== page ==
Tao Thought: Smothered and daodejing 71

It's daybreak and already
The prostitutes are on the street,
Addicts are searching the corners with a feral
An obese woman, winded from a few steps,
Passes an anxious man scavenging a garbage
Jesters to winos in a fiefdom of pigeons.
The summer sky is obscured with leaden clouds.

Tao is all around, but sometimes the weight of our poor habits, our bad circumstances, or our lack of exposure to philosophy hampers us. Although every person should be equally valued as a human being, not every person is equally sensitive to Tao.

Ignorance is our predominant mode in life. We may pass through ghettos and consider ourselves more fortunate, but don’t we all have dense layers of misfortune, confusion, and selfishness to dissolve?

Tao can be known by progressive purification and cultivation. The opposite is also true. Ignorance can be compounded, made denser, until the light of our spirit is smothered.

The light of the soul is bright, but dense clouds of human ignorance* obscure it. Where are you in terms of your effort to make your life brighter?

365 Tao
Daily Meditations
Deng Ming-Dao
ISBN 0-06-250223-9

seems like I comment on this passage every year,
the issue remains. Addiction is a disease
and is as painful
and gripping as other chronic diseases.
It is not ignorance that compels the addict to search

for wine or dope, addicts live in the grips of

a progressive and potentially-terminal disease.
We either keep digging the hole
or throw out the shovel and climb out
before the disease takes us down with it.
Recovery is possible. Carry the message, not the addict.

dao de jing translated by current scholars

To understand yet not understand is transcendence
not to understand yet understand is affliction

The reason the sage is not afflicted
is because he treats affliction as affliction
hence he is not afflicted



Moving from knowing to not knowing - this is good.
Moving from not knowing to knowing - this is sickness.
You have to become sick of your sickness
before you can get rid of it.

The sage isn't sick.
He's sick of his sickness.
Therefore he's not sick.



Not-knowing is true knowledge.
Presuming to know is a disease.
First realize that you are sick;
then you can move toward health.

The Master is her own physician.
She has healed herself of all knowing.
Thus she is truly whole.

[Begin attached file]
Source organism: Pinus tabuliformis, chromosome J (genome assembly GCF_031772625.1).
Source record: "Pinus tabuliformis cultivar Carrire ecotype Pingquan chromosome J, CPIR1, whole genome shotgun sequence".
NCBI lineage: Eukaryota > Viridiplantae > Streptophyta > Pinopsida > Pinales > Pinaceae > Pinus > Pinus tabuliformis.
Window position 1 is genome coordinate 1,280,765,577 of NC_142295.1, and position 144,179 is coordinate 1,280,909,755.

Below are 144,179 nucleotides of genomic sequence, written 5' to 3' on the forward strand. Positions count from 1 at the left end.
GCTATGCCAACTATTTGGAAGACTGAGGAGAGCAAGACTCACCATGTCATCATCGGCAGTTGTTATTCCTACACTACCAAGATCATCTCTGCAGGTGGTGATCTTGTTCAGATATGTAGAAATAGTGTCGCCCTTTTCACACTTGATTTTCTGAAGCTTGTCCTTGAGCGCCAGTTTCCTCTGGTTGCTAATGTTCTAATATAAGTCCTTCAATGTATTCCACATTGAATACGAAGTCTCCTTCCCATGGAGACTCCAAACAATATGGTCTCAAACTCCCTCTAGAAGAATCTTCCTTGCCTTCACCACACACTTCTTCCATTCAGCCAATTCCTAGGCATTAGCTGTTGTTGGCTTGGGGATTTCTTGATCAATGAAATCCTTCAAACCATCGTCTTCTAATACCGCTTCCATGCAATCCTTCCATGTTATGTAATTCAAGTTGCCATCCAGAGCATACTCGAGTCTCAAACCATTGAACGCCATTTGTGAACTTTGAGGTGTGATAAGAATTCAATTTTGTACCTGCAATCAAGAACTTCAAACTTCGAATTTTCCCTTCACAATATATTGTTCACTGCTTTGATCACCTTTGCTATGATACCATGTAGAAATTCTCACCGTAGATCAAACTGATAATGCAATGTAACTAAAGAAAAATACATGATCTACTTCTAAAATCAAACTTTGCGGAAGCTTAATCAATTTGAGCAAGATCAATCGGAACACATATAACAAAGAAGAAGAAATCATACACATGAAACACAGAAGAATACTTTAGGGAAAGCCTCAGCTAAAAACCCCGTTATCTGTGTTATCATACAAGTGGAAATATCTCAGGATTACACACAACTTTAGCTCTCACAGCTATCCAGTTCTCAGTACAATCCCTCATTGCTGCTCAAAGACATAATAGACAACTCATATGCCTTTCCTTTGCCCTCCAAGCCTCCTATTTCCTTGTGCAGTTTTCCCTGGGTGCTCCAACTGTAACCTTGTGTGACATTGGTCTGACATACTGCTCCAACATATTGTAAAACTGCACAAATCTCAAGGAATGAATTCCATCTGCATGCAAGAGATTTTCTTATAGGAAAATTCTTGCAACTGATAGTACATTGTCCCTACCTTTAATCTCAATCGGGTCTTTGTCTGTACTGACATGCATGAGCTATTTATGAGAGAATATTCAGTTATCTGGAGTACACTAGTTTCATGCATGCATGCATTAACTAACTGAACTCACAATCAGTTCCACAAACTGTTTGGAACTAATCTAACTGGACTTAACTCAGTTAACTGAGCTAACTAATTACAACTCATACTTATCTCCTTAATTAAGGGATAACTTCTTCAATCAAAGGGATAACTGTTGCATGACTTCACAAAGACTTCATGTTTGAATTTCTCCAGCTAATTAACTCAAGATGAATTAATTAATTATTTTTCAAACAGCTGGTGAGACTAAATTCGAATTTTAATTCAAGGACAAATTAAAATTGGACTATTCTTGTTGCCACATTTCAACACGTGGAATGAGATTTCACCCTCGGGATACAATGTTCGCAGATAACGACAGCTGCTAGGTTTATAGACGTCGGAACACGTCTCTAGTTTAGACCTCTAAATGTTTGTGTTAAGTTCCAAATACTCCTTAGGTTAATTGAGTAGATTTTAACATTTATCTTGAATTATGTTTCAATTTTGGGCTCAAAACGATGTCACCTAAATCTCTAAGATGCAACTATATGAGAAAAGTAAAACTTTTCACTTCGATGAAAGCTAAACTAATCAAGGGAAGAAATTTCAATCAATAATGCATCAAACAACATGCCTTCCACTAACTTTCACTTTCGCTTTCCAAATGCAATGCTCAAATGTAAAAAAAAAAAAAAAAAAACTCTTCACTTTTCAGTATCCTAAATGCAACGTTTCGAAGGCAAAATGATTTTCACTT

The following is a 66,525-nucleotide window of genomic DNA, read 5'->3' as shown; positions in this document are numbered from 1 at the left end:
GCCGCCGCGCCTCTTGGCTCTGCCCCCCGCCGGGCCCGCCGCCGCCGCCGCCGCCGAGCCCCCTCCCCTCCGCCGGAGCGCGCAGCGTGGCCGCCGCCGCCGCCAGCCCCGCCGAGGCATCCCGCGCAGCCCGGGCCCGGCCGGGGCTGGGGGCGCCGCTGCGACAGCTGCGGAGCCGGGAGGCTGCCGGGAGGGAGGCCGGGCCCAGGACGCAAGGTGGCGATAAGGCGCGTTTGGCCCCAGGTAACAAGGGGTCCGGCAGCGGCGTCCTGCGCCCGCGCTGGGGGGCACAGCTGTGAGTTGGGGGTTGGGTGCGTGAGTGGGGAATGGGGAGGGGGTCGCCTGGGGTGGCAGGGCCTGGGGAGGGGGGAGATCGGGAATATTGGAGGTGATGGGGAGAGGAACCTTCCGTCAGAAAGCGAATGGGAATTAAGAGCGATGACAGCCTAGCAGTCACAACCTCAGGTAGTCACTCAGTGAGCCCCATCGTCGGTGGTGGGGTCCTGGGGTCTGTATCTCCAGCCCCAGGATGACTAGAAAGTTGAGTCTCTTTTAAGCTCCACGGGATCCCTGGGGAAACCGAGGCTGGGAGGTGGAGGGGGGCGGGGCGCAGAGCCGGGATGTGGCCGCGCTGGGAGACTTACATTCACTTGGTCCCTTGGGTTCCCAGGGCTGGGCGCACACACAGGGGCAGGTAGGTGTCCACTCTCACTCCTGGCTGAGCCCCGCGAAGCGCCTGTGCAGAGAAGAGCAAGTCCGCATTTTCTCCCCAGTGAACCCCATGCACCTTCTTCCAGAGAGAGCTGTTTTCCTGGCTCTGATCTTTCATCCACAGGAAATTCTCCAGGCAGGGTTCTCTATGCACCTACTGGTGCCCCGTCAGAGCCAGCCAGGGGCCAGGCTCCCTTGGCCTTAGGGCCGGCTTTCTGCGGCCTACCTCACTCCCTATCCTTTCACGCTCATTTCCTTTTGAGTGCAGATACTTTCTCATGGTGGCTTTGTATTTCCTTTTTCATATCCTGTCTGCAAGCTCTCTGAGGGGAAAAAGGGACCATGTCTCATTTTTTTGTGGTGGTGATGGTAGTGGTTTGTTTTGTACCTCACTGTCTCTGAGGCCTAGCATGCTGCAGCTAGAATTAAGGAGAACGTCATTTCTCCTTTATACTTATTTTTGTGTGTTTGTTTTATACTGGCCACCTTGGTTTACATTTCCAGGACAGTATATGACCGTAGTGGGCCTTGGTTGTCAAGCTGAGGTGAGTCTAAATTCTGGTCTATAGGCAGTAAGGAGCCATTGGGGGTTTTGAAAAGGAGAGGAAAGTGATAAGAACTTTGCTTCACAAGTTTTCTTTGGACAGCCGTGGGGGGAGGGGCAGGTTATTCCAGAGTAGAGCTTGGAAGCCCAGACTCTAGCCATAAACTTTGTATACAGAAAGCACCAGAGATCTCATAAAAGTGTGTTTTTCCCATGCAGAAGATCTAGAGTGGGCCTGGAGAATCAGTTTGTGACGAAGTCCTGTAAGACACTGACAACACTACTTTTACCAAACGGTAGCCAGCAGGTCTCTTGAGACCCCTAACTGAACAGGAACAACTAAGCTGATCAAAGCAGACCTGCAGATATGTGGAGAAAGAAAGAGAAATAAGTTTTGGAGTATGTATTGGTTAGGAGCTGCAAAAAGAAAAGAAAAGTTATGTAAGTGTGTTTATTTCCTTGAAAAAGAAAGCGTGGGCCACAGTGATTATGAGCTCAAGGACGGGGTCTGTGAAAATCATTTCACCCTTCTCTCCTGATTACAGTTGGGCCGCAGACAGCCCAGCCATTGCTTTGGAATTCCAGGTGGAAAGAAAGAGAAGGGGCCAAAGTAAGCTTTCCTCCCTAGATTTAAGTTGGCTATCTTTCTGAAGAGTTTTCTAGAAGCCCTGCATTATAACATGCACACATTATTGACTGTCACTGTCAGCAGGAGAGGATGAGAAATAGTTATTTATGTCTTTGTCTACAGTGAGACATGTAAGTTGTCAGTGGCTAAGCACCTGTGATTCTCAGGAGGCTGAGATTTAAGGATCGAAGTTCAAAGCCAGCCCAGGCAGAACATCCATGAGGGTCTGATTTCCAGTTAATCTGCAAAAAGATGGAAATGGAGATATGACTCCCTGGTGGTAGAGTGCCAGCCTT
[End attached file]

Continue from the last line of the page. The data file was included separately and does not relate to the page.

Stanford Studies on Daoism

• The Laozi Story
• Date and Authorship of the Laozi
• Textual Traditions
• Commentaries
• Approaches to the Laozi

Approaches to the Laozi

A sixth and influential view is that the Laozi is above all concerned with realizing peace and sociopolitical order. It is an ethical and political masterpiece intended for the ruling class, with concrete strategic suggestions aimed at remedying the moral and political turmoil engulfing late Zhou China. Self-cultivation is important, but the ultimate goal extends beyond personal fulfillment (Lau 1963; LaFargue 1992). The Laozi criticizes the Confucian school not only for being ineffectual in restoring order but more damagingly as a culprit in worsening the ills of society at that time. The ideal seems to be a kind of “primitive” society, where people would dwell in harmony and contentment, not fettered by ambition or desire (Needham 1956).

This list is far from exhaustive; there are other views of the Laozi. Chad Hansen (1992), for example, focuses on the “anti-language” philosophy of the text. Different combinations are also possible. A. C. Graham, for example, emphasizes both the mystical and political elements, arguing that the Laozi was probably targeted at the ruler of a small state (1989, 234). The Laozi could be seen as encompassing all of the above -- such categories as the metaphysical, ethical, political, mystical, and religious form a unified whole in Daoist thinking and are deemed separate and distinct only in Western thought. Alternatively, coming back to the question of multiple authorship and coherence, it could be argued that the Laozi contains “layers” of material put together by different people at different times (Emerson 1995).

Is it fair to say that the Laozi is inherently “polysemic” (Robinet 1998), open to diverse interpretations? This concerns not only the difficulty of the Laozi but also the interplay between reader and text in any act of interpretation. Polysemy challenges the assertion that the “intended” meaning of the Laozi can be recovered fully. But it does not follow that context is unimportant, that parameters do not exist, or that there are no checks against particular interpretations. Questions of provenance, textual variants, as well as the entire tradition of commentaries and modern scholarship are important for this reason. Put differently, while hermeneutic reconstruction should be given full attention, it remains an open process. The following presents some of the main concepts and symbols in the Laozi based on the current text, focusing on the key conceptual cluster of Dao, de (virtue), ziran (naturalness), and wuwei (nonaction), in a way that highlights their philosophical significance and suggests a degree of coherence.

photograph and photoshop
by lisbeth west

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